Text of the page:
Landscape architecture is context: “the circumstances relevant to something under consideration” Landscapes can be described as fields, pulsing with active forces and flows (visible and invisible) these are dynamically embedded in the character and workings of the landscape.  Climate, aspect, population, activation, politics and circulation are each examples of contextual fields that influence the landscape or environment in which we live.  Design professions such as urban planning, planning, engineering and architecture tend to engage mechanical systems such as, buildings, roads, transport networks etc.  Landscape architecture, however, is a profession with a focus on humans and social systems: the activation of space, balancing scale, engaging in the ephemeral nature of seasonal change, and the experiential characteristics of a given site.

In his teaching at Cornell University, as early as 1964, Colin Rowe began trialing, with his students, methods that engaged site context, operating in a manner that prioritized the method of investigation over the results[2]. He found then, as we do now, that engagement with the contextual fabric of the site offers opportunities to produce new forms and also re-configurations of existing and older forms. This technique results in design interventions that become intrinsically linked to the character of the site and specific to the nature of that place. Too often sites are accepted as straightforward entities contained by their immediate boundaries.  While physical design arguably has a focus on a finite place or site, the way that a site functions reaches well beyond those physical boundaries[3]. Wind and bird movement, seed dispersal, aspect and orientation, are all elements that occur outside of site boundaries, yet have a direct and immediate impact on the physical shaping of the site. By viewing our living environments, built and un-built, as fields: streams of information, shifting scales, ephemeral moments in time, we can begin to develop a methodology that examines contextual information, and in turn, influence the design outputs we create.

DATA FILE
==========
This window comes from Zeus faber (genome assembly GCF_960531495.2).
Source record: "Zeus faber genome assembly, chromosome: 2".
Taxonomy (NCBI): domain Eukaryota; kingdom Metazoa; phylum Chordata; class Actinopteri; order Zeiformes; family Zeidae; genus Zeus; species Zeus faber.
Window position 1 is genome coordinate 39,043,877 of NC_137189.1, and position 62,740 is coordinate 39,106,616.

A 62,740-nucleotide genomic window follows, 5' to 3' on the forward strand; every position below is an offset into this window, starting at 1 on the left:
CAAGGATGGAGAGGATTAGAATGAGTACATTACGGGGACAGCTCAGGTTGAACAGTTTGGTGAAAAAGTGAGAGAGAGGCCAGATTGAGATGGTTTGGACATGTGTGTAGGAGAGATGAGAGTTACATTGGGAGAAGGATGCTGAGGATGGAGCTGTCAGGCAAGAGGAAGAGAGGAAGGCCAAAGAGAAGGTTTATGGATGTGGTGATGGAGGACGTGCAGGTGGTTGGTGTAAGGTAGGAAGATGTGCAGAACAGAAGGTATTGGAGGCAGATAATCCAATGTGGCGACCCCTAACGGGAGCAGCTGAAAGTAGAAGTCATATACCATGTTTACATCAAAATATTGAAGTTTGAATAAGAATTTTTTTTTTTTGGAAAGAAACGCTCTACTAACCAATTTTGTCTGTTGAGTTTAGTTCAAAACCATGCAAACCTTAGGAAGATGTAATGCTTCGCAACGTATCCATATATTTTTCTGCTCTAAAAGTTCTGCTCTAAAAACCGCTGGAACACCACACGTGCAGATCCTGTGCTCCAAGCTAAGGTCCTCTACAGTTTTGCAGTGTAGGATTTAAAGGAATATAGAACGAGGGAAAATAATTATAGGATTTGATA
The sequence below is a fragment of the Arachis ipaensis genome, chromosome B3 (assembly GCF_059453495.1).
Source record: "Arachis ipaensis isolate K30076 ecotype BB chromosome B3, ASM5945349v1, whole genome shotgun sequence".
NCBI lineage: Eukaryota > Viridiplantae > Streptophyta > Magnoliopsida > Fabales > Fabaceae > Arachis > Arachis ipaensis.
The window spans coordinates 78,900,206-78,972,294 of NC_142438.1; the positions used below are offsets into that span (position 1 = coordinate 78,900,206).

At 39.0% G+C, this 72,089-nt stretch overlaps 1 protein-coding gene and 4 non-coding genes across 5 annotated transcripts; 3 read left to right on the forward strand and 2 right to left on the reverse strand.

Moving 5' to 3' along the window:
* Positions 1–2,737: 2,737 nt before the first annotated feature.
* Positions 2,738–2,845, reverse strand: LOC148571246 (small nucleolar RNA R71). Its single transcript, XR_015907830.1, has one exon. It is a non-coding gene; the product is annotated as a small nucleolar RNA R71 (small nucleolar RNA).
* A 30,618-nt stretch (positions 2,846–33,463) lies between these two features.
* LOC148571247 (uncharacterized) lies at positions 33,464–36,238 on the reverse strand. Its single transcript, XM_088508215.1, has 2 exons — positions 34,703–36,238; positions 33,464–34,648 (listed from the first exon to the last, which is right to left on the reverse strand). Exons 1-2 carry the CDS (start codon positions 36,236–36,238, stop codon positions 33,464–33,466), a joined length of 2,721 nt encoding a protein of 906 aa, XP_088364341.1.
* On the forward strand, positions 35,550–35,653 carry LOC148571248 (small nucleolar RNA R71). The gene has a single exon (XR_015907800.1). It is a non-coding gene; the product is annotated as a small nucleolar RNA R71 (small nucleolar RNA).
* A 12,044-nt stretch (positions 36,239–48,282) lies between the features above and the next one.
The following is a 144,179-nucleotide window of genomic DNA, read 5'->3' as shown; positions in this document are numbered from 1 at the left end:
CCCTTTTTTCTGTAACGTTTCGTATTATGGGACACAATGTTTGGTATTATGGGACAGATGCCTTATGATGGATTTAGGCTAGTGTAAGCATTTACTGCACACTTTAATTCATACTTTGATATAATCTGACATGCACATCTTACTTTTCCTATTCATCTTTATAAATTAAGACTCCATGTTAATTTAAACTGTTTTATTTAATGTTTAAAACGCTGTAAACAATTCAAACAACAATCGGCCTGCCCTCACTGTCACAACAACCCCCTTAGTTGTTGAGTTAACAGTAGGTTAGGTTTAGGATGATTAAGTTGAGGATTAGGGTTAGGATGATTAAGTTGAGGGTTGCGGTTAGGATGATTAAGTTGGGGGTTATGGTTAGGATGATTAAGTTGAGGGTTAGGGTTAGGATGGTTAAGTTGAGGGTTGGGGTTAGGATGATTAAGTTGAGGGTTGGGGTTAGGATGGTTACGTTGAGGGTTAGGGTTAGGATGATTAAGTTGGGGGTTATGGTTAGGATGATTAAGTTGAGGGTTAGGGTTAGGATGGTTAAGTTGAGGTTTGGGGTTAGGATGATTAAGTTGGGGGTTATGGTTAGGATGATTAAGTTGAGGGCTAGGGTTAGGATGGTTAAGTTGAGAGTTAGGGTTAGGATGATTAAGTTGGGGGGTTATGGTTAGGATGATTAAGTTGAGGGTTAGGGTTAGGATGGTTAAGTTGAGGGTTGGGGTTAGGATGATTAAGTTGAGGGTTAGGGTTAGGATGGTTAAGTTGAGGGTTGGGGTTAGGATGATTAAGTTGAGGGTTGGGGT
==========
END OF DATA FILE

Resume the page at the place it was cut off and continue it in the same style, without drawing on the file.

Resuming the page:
One example of this methodology in practice is the Hunt Road Project, a collaborative proposal between landscape architect, architect and client.  Located in a small rural community in the Catlins (the South Eastern most corner of the South Island of New Zealand), provides the program for design intervention through linkages to the contextual implications of journey and the exposure of expansive, at times harsh, site scale characteristic of the region. For example, microclimates, overland flow, unexplored wetland opportunities, the muted tones and rugged materiality of the native landscape, and notions of journey, arrival and destination.

Xsection Issue Two 2012/13 What is Landscape Architecture?

[1]{C} Collins English Dictionary, 21st Century Edition, Harper Collins, 2001.

[2]{C} S. Isenstadt, Contested Contexts, in C. J. Burns & A. Kahn, eds. Site Matters, Great Britain, 2005, p. 163.

[3]{C} C. J. Burns, & A. Kahn, Why Site Matters, in, C. J. Burns & A. Kahn, eds. Site Matters, Great Britain, 2005, p. vii.